Wallace tries anew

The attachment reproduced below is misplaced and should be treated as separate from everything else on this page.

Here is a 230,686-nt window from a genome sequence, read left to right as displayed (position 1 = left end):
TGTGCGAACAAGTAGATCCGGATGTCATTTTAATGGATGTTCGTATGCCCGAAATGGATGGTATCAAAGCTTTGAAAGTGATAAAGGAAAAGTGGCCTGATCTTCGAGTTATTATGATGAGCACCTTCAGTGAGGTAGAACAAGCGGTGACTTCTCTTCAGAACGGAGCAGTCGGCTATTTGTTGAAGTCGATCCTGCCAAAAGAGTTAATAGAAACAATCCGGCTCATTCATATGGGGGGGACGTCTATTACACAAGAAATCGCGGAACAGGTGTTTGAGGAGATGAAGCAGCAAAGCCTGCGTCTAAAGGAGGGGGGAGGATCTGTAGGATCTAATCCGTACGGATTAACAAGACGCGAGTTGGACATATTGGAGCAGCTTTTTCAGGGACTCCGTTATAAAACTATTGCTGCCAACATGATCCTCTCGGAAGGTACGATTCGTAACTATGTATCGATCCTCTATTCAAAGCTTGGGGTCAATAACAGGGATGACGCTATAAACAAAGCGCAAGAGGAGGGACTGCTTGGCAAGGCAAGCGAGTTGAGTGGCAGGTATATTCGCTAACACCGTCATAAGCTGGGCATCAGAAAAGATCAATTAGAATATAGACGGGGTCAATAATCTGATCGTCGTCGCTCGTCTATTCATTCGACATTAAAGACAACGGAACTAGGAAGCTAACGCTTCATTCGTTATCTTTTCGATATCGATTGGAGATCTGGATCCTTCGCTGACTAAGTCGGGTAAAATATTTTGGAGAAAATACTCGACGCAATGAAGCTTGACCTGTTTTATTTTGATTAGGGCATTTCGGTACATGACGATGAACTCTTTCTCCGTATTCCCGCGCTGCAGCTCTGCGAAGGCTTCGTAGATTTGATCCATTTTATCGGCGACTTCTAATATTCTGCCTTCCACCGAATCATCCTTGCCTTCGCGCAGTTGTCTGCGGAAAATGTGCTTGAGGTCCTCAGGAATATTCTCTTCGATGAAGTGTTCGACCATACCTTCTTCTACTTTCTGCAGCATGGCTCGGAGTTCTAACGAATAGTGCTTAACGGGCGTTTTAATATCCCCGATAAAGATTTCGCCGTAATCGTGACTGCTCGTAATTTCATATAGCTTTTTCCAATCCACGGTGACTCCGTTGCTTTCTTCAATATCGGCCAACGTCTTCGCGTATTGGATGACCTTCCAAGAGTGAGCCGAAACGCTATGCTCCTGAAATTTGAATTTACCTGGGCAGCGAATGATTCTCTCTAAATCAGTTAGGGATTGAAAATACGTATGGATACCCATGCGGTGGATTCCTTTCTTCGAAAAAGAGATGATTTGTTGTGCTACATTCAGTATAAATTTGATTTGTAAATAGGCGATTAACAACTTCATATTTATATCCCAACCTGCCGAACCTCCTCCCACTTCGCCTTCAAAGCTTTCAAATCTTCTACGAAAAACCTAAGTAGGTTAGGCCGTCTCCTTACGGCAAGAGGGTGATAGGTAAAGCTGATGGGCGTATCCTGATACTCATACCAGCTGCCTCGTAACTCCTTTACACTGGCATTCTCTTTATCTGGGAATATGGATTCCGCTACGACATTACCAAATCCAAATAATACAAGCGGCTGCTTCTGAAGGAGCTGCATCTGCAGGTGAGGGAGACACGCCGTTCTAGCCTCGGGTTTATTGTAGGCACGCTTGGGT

Ben-Hur grew more popular as Wallace started staging it. After ten years of staging semi-professionally, he agreed to let a theatrical firm, Klaw and Erlanger, take over. Existing explanations for this reversal of his refusals to allow Ben-Hur to be staged professionally are that he wished to protect his property and/or to exploit its popularity for personal gain. I counter-argue that he wished to expand his book’s audience by taking the chance that staging afforded to make quiet changes to the story-line. This chapter reviews Wallace’s journey from writer to stager, an earlier attempt to stage Bible-scenes that had gone badly wrong, and Susan Wallace’s follow-up to Klaw and Erlanger’s triumph: she added fan mail to the autobiography she completed for Lew after his death in 1905. A “methods” innovation is that this chapter learns from a sociologist’s analysis of hidden history.